Throughout the next ten years, First Edition continued on the path to becoming one of the best show choirs in the mid-west area. The group performed four times at the Ohio Music Education Association's Convention, known for their distinctive style of performing, and the Boingers became an ensemble of pride known for their energizing (an adjetive which would appear in their group biography) and majestic sound.

Over the years, the group raised funding to get fully sequined dresses, new performance platforms and mirrors in the choir room to assist in rehearsal. Students came up with ideas to raise money for these necessities. One of the leaders of the crusade was Gavin Creel.[9]

During the 1995 season, FFE earned its first Grand Championship at Bishop Luers, the longest running show choir competition in the United States. First Edition was the first Ohio group to obtain this honor, and is the only group to have won the competition nine times as of 2012.[10] Rounding out the decade, FFE won grand championships at Dekalb, Mt. Zion, and many other are competitions. First Edition, was the show choir to beat. The awards and grand championships has accumulated, and the tradition of making finals in all competitions had began, which continued to be upheld until after J.D. Smith retired and Kevin Manley took over.[11] Michael Springer took over as Director for the Boingers during this era as well replacing Ruffer.[11]

Golden Years

The new century brought new success and continued growth for Findlay First Edition. The group won their third grand champion at Bishop Luers. In 2000, they competed at Showstoppers in St. Louis and earned a Grand Champion. For the second year in a row, they also came away with the grand championship at Fairfield's Crystal Classic. The year 2002 marked the first year they had won a festival back-to-back.

In 2003, FFE was invited to Center Grove for the 'Best of the Midwest' competition. During the day a snow storm hit Indiana and the group was forced to spend the night inside the school. The Red Cross brought in coats and blankets for the school stat were stranded. Later that March, First Edition was selected to be the host choir for the Showstoppers Competition in New York City.

That next year, the group was selected to perform at the American Choral Directors Association convention in Indianapolis, Indiana. They also took home top honors at the national Show Choir Cup in Branson, Missouri. They also took home 'Best Vocals' and 'Best Choreography' to add to their arsenal.[11]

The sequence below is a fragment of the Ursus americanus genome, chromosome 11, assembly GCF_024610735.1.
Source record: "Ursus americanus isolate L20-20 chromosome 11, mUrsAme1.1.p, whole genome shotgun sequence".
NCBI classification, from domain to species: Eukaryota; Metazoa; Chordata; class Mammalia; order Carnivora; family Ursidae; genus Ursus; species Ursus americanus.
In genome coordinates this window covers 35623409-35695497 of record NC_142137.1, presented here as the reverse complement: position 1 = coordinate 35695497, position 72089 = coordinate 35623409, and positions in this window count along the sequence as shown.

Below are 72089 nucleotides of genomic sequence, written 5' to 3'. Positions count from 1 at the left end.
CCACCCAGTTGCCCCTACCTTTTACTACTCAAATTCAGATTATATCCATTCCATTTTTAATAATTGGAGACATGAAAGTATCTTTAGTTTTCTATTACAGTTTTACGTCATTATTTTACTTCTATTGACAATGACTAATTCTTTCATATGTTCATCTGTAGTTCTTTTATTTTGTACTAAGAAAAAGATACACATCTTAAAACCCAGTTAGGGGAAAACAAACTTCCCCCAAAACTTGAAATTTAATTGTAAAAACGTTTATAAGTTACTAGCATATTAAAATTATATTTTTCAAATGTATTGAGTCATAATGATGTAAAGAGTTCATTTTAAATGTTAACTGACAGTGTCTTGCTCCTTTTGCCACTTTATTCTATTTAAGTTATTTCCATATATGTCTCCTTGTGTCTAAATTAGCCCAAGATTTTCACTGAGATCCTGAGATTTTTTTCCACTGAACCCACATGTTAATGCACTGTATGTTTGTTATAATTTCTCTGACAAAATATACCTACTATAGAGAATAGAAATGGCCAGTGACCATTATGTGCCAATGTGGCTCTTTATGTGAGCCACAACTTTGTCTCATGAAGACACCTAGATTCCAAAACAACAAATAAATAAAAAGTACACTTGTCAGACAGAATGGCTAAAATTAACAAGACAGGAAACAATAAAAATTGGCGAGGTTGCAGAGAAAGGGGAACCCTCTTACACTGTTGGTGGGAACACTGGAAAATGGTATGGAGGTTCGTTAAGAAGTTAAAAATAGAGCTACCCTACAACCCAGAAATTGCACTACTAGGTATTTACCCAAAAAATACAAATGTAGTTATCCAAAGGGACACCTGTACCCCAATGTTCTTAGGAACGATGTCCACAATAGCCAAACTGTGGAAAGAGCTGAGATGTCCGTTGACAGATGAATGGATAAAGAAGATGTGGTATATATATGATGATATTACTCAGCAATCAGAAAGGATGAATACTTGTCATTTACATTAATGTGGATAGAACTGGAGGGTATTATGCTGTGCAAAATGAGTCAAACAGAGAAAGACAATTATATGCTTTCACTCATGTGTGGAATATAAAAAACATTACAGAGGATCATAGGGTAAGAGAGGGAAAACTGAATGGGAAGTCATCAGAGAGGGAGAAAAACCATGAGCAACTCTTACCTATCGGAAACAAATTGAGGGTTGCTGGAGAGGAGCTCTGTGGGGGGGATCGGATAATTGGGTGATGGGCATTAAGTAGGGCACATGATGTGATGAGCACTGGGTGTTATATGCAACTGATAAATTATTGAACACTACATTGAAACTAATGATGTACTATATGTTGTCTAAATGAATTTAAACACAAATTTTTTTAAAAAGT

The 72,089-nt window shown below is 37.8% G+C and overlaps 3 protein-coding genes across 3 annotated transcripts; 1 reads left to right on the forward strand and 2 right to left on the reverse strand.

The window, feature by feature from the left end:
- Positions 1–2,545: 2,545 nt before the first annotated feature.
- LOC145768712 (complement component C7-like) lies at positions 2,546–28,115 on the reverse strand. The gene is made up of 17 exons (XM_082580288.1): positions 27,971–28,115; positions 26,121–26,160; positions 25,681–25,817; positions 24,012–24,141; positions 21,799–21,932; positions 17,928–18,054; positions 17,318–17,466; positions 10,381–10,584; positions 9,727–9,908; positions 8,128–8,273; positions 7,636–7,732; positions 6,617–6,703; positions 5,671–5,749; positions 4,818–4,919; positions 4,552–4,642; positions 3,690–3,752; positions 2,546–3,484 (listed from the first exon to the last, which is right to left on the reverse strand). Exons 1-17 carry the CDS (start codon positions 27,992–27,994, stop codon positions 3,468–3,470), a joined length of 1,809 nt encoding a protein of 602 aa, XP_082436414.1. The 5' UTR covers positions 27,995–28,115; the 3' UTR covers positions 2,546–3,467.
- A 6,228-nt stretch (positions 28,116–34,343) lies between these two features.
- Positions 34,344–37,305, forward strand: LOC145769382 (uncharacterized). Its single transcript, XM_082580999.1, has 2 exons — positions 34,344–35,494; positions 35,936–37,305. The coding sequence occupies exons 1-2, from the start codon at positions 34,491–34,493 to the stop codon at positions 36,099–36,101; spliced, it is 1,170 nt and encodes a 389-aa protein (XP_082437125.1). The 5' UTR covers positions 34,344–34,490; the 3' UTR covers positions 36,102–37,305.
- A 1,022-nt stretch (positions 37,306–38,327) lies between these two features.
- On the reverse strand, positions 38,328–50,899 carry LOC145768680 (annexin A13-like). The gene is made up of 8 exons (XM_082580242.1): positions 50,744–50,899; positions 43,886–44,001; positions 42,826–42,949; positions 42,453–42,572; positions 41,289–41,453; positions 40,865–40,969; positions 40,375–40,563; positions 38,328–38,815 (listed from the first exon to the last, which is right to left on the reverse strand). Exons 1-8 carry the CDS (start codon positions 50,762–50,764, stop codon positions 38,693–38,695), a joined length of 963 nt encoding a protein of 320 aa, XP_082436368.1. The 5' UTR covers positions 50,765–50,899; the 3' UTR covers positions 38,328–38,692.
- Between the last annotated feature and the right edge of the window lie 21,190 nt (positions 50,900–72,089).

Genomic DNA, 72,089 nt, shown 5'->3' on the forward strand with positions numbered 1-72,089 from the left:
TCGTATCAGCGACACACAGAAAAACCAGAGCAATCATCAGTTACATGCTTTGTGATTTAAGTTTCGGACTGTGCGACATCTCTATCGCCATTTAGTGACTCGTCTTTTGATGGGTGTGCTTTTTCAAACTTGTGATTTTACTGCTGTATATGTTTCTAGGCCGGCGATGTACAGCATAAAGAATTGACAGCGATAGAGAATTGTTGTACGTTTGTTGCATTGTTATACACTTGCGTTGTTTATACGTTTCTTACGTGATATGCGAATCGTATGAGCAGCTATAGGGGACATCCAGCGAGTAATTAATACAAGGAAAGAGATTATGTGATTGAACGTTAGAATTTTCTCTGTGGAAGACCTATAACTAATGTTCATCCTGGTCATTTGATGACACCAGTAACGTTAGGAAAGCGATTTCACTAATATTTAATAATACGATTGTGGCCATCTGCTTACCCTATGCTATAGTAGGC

Two thousand five was the final year for director and founder, J.D. Smith. On his final year, the group earned the top spot at Cincinnati Glen Este, Teays Valley, West Virginia, Bishop Luers, and the Showstoppers National in NYC.[11] First Edition was known throughout the show choir circuit: "They don't rebuilt, they just reload".

Taking over for J.D. Smith was Kevin Manley, the new choral director at Findlay High School in 2005, after conducting the Boingers shadowing Smith in the previous year. Smith and Manley reversed roles, as Smith conducted the Boingers before exiting from the group entirely that year.[11] He continued the success by earning a superior rating at the festival.

The following year, Craig VanRenterghem joined the leadership staff as the Assistant Director, with his main responsibility conducting the Boingers. The group won two grand championships in 2006 as well as taking hope Grand Champion at the national Fame New York competition in 2007. This is the most recent national competition FFE has won.[11] For the first time in FFE history, the Boingers won 'Best Backup Band' at every competition they attended under VanRenterghem's direction.[12]

In 2008 the group had a modestly successful year for the singers/dancers. Winning two grand championships and placing third at Show Choir Nationals in Nashville.[13] However, the Boingers for the second year in a row won 'Best Backup Band' at every competition. VanRenterghem ended his career as assistant director to step down and focus on directing Voices In Perfection, the freshman show choir at Findlay High School, although he went 11/11 winning best band awards during his tenure.[13] Dan Wilson took the spot as the Assistant Director and continues to this day.